The perpetrator of the destructive action can act consciously, aware of the identities of those he or she is harming. The murder of Agamemnon by Clytemnestra is an example of this kind of action.
The perpetrator can act without awareness of the close ties between him- or herself and the victims, as in the case of Oedipus.
The hero can be about to commit a conscious, destructive act against known persons but then fail to follow through with the action.
Finally, a person can be about to act against those close to him in ignorance, and then be rescued from the deed by learning of their identities in time.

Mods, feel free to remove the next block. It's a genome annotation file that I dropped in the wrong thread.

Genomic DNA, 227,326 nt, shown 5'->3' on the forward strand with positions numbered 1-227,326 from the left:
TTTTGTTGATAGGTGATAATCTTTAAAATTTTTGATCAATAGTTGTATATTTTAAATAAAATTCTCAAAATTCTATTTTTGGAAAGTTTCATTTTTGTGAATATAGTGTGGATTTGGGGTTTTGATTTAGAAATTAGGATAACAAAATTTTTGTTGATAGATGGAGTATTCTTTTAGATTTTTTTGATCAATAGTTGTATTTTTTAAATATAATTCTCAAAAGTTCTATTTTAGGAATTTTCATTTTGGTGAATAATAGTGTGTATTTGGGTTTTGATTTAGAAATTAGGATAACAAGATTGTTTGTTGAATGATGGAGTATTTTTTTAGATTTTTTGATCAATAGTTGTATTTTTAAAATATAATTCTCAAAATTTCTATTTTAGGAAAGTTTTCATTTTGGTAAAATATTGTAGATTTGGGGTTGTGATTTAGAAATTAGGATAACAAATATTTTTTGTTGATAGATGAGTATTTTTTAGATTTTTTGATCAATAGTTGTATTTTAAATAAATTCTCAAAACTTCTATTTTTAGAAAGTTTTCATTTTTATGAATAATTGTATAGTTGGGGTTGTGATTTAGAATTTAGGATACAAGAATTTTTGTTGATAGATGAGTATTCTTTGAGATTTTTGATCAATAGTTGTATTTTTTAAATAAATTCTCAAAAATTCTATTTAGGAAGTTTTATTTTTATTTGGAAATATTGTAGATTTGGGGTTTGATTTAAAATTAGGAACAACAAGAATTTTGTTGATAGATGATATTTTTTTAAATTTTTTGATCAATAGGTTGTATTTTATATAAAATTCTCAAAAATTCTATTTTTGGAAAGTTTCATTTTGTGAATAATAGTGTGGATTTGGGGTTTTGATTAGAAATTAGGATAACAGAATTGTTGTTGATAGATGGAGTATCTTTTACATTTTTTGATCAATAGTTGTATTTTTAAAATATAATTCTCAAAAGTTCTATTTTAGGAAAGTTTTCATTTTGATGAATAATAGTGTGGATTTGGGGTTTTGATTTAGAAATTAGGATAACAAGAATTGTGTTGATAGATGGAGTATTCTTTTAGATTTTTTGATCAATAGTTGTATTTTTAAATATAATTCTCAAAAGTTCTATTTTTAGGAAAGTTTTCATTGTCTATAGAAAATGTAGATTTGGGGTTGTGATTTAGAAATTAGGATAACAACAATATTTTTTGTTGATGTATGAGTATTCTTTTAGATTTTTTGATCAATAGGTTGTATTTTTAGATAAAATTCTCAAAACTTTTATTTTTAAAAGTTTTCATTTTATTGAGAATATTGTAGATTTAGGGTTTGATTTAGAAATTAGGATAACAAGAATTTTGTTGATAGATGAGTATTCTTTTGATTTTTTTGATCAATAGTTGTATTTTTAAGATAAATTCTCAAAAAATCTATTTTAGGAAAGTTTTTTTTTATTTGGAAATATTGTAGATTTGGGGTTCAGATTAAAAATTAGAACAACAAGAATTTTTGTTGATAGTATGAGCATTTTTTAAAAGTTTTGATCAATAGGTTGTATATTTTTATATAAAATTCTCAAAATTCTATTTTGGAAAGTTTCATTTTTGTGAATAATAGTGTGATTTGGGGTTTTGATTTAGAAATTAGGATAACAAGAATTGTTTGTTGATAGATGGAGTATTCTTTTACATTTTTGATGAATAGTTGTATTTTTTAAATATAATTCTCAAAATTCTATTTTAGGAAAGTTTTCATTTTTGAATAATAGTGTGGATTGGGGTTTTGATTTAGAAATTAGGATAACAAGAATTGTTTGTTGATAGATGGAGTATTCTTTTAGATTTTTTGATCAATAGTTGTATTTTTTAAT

Aristotle dismisses the third kind of action as being completely outside the domain of the tragic, for there is no disaster. The first kind is much better, because at least something happens, but even better is the second, in which the disaster is compounded by a revelation of the close ties between perpetrator and victim. Somewhat surprisingly, Aristotle views the fourth kind as the best, when a destructive action is avoided just in time.
Aristotle concludes by observing that it is not unsual that poets should look to certain unlucky families, such as those of Agamemnon and Oedipus, for material for tragedies.